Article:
Now, you can say that fits with real-world racism: why do people hate a person of X background and not a person of Y background? But in-universe, many of the Avengers have proven to be as dangerous as the mutants. Iron Man, Thor, and Hulk have all been tied to fairly large horrific events, yet don't seem to suffer the same issue. And that's before you get to the fact many of the card-carrying, well-loved Avengers are mutants themselves. Are we supposed to assume the public thinks they're "the good ones"? I do wish Marvel would sit down and explore this a bit more, but alas.
This issue could do more on that end, but in the it doesn't. This is Bendis putting his toys back in the box as he's ending his run. He did the same in Avengers, wrapping up most of his plotlines in a few rushed issues and that's what's happening here. Next issue is Uncanny #600, the end to his run and the last hurrah of Cyclops for the foreseeable future.
- Written by Tim Seeley
- Art by Mikel Janin, Jeremy Cox
Every month I wonder why Dick Grayson doesn't have a show on the CW. He's perfect for it.
What? I don't have much to say about this. Spies, double-crosses, and hot people; if that's your thing, try out Grayson.
- Written by Ales Kot
- Art by Matt Taylor, Lee Loughridge
Ales Kot is a weird dude. If you enjoy spies in general and that old show The Prisoner, you might be up for the trippy weirdness of Kot's last series, Zero. To explain it for avid comic readers, you know how Grant Morrison gets when you give him free reign? That's where Kot's stories live.
Antoine Wolfe is black John Constantine. Wolfe is a magical fixer who lives in the supernatural mire of Los Angeles. He loves myths and he's a bit of one himself. His friend (colleague?) is a Lovecraftian horror. He's the opposite of Constantine in one major way though: Wolfe is immortal and all he wants to do is die.
Wolf #1 isn't as instantly magnetic as Zero was. It's odd and opaque. It's the kind of book you have to commit to. It's quick and jumpy. You have to want its weirdness.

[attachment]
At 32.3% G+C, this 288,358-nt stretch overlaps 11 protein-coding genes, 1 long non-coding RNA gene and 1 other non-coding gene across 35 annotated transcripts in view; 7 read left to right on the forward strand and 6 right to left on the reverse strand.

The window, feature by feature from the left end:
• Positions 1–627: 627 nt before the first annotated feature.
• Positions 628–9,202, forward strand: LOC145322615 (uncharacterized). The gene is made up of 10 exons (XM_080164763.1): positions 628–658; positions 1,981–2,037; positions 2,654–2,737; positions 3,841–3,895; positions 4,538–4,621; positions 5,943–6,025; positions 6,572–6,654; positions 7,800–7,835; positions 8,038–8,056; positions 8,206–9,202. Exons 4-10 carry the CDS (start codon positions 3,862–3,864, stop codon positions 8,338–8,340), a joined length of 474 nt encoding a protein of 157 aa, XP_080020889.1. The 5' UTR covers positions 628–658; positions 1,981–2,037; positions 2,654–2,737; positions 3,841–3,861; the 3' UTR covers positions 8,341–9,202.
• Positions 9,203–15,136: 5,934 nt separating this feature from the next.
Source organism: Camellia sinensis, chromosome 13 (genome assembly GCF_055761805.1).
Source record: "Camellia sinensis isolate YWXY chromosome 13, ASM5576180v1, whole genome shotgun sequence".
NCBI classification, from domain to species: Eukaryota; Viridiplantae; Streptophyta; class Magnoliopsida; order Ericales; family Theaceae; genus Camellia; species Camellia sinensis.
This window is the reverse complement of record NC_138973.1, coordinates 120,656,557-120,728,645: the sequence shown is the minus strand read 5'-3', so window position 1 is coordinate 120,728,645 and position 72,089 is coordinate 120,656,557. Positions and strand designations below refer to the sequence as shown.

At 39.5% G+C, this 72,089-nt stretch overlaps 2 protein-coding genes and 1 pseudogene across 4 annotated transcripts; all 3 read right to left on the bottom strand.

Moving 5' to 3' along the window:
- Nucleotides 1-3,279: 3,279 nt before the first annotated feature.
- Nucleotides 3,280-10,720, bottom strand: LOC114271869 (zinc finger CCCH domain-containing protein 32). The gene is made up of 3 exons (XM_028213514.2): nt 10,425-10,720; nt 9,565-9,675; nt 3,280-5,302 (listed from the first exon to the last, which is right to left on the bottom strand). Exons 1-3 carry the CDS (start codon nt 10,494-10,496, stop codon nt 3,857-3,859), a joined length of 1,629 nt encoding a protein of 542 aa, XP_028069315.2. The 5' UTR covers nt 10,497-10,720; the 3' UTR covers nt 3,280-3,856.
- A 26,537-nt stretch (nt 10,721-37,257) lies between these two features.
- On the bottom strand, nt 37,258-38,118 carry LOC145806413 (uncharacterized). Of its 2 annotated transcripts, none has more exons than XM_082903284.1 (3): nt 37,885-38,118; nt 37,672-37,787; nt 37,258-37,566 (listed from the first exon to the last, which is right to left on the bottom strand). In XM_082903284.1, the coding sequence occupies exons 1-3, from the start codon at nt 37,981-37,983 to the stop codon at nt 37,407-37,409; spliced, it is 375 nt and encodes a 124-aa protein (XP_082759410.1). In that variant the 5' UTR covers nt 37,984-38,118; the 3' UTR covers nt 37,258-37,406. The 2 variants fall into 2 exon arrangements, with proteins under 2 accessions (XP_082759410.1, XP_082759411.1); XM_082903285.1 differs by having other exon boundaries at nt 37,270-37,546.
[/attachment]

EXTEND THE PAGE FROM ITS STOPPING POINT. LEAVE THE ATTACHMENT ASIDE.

- Written by Brian Michael Bendis
- Art by Andrea Sorrentino, Marcelo Maiolo
Of the two Bendis books I read this week, Old Man Logan is the more enjoyable of the two. This is Logan on a trip through all of Battleworld. Remember, each Battleworld region is a self-contained area whose inhabitants are not supposed to cross the boundaries. What kicked off this journey was Logan finding the head of an Ultron and going to investigate, but now we find ourselves in the Age of Apocalypse and Armor Wars areas of Battleworld.
This is essentially the same as the original Old Man Logan arc, writ over a larger area. Logan drops in, stabs someone, and then moves on. It's simple, but I'm finding it to be a lot of fun. Honestly, I'm looking forward to seeing Old Logan in the Marvel Universe proper, because a Wolverine who's tired of superheroics having to deal with them on a regular basis seems to be a fun premise.
- Written by Jason Aaron
- Art by Mike Del Mundo, Marco D'Alfonso
Jason Aaron is clearly having fun with this Conan the Barbarian pastiche. Arkon is a character that's only appeared in 15 issues of Marvel Comics at best. Weirdworld was an old fantasy series created by Doug Moench and Mike Ploog that had nothing to do with Arkon. That Aaron latched onto both properties as a vehicle for this kind of story is interesting.
The central conceit of Weirdworld is Arkon's drive to get home. The problem is, Arkon has clearly been wandering Weirdworld for a long time, as he has an extensive map of the place. He's been wandering so long that home is a memory, so he has a clearly defined goal with a fuzzy end. His random companion in this issue brings with him hints that everyone in Weirdworld may have lost their minds. Is Arkon's kingdom of Polemachus real anymore or is Arkon a man with more courage than sense?
Mike Del Mundo is absolutely rocking this book with some great painted-style art. I've missed fantasy books in the Marvel and DC universes, like The Warlord or Sword of the Atom. Hopefully, Weirdworld sticks around after Secret Wars.